Cumulative frequency distribution curves of average pore diameter in geopolymers for different precursor types (a), and typical binary images for different mixes (b).

Alkali content effect: Fig. 9 shows the graphs that relate the compressive strength, densities (saturated and dry), water absorption, air void, and thermal conductivity with the alkali content, where the point is the median value, the box the standard deviation, and the whiskers the 95% confidence interval. When analyzing the variation in compressive strength (Fig. 9a), it was observed that on average the increase in the alkali content generated an increase in compressive strength, as well as the increases in the dry and saturated densities (Fig. 9b). Regarding the relationship between the alkali content and water absorption (Fig. 9c), it was identified that a reduction in alkalis increased the porosity of the foamed geopolymeric mortar. Regarding the relationship between the alkali content and the air void (Fig. 9d), it was evident that the reduction of alkalis increased the porosity of the foamed geopolymeric mortar. This factor had a high contribution on the air void value of the pastes evaluated and the increase in the alkali content from 15% to 20% reduced the average value from 56% to 52%. Little variation was observed on thermal conductivity when the alkali content in the foamed geopolymeric paste was changed (Fig. 9e). In general, the alkali content in the mixture had little influence on this factor, with the averages ranging between 0.32 and 0.33 W/(m.K) for the alkali content of 15% and 20%, respectively. The variations found in the properties of the geopolymers in relation to the increase in the alkali content were possibly due to the auxiliary increase in breaking the bonds Si-O-Si, Si-O-Al, and Al-O-Al, which were present in the vitreous phase of metakaolin that condensed after forming Si-OH and Al-OH groups, thereby generating the aluminosilicate gel 5454 A. Fernández-Jiménez, A. Palomo, Cem. Concr. Res. 35, 10 (2005) 1984.. In addition, the increase in the alkali content was responsible for dissolving the solid part of the precursor, thereby generating a foamed geopolymeric paste with less porosity and closed pores 2828 M.A. Longhi, “Álcali-ativação de lodo de caulim calcinado e cinza pesada com ativadores convencionais e silicato de sódio alternativo”, M.Sc. Diss., UFRGS, Brazil (2015).), (5555 I. García-Lodeiro, A.Y. Palomo, A. Fernández-Jiménez, Cem. Concr. Res. 37, 2 (2007) 175..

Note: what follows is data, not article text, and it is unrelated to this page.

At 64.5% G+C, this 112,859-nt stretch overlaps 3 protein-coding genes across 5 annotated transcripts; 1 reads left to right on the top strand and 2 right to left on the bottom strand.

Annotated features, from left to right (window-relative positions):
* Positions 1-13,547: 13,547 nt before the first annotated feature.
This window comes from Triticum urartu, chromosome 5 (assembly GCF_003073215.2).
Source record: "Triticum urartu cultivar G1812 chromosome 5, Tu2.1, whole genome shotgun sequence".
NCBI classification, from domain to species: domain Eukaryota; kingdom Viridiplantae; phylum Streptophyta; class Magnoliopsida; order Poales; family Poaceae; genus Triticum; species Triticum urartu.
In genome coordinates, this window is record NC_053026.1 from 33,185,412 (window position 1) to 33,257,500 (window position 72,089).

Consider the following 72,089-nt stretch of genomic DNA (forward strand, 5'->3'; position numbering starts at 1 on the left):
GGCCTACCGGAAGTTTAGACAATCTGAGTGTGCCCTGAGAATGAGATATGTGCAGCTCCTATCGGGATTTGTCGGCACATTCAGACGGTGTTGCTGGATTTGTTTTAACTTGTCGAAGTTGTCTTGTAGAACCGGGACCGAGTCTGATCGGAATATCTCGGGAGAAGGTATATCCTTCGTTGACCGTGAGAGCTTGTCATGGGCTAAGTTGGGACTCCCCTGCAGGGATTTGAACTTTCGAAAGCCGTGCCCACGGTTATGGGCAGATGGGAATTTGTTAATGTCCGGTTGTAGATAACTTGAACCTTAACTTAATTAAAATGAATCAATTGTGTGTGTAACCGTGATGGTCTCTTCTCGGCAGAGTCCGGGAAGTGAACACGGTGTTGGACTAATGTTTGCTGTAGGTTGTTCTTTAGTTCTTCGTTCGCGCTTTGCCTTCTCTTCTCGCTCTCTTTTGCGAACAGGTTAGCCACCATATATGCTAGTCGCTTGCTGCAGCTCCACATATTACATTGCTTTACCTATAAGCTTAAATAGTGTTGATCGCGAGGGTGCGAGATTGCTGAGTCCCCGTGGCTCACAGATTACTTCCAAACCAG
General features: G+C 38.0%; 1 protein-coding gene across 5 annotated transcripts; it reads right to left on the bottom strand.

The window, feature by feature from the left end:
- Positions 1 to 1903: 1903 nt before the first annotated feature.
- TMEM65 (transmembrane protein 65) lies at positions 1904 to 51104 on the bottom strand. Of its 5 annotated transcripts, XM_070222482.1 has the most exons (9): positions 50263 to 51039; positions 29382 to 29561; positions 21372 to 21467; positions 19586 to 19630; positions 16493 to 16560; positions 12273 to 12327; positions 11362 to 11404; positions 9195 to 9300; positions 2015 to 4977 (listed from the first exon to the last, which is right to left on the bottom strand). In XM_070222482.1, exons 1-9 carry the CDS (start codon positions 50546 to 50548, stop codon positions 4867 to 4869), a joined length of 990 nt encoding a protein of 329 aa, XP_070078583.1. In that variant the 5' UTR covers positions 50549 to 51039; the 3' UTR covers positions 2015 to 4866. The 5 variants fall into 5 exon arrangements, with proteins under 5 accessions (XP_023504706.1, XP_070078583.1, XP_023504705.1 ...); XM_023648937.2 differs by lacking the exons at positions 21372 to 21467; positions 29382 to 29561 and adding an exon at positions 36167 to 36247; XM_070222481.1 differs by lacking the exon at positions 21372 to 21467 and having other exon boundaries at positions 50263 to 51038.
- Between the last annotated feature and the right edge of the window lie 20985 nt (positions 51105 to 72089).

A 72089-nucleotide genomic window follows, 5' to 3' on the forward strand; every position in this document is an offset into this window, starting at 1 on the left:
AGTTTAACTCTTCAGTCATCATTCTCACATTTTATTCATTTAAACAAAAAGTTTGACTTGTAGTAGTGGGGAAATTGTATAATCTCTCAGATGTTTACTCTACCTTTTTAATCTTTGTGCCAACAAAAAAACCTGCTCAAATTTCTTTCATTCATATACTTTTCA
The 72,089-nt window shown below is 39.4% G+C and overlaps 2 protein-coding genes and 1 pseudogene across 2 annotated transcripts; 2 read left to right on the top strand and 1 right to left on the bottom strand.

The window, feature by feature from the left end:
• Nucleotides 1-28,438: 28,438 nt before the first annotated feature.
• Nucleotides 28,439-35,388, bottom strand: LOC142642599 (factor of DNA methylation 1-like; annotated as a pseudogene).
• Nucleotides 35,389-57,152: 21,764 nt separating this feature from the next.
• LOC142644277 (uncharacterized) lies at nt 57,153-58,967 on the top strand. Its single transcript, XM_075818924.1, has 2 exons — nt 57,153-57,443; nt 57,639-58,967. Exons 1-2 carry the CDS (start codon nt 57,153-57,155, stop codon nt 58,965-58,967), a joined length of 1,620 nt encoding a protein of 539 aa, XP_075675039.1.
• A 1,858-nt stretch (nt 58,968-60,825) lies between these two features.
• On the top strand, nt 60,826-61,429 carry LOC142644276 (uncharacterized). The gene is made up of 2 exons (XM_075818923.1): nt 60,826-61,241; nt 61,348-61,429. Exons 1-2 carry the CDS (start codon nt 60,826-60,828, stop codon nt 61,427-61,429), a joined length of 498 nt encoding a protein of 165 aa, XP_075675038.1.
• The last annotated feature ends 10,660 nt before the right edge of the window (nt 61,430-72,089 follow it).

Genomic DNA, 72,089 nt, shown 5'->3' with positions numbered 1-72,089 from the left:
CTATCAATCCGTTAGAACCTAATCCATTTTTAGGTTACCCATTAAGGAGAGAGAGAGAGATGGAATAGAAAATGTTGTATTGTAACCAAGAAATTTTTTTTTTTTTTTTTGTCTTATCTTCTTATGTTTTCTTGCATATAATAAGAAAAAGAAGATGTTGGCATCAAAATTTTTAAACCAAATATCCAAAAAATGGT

Figure 9:
Results of compressive strength (a), dry and saturated densities (b), water absorption (c), air void (d), and thermal conductivity (e) of geopolymers prepared with different alkali contents.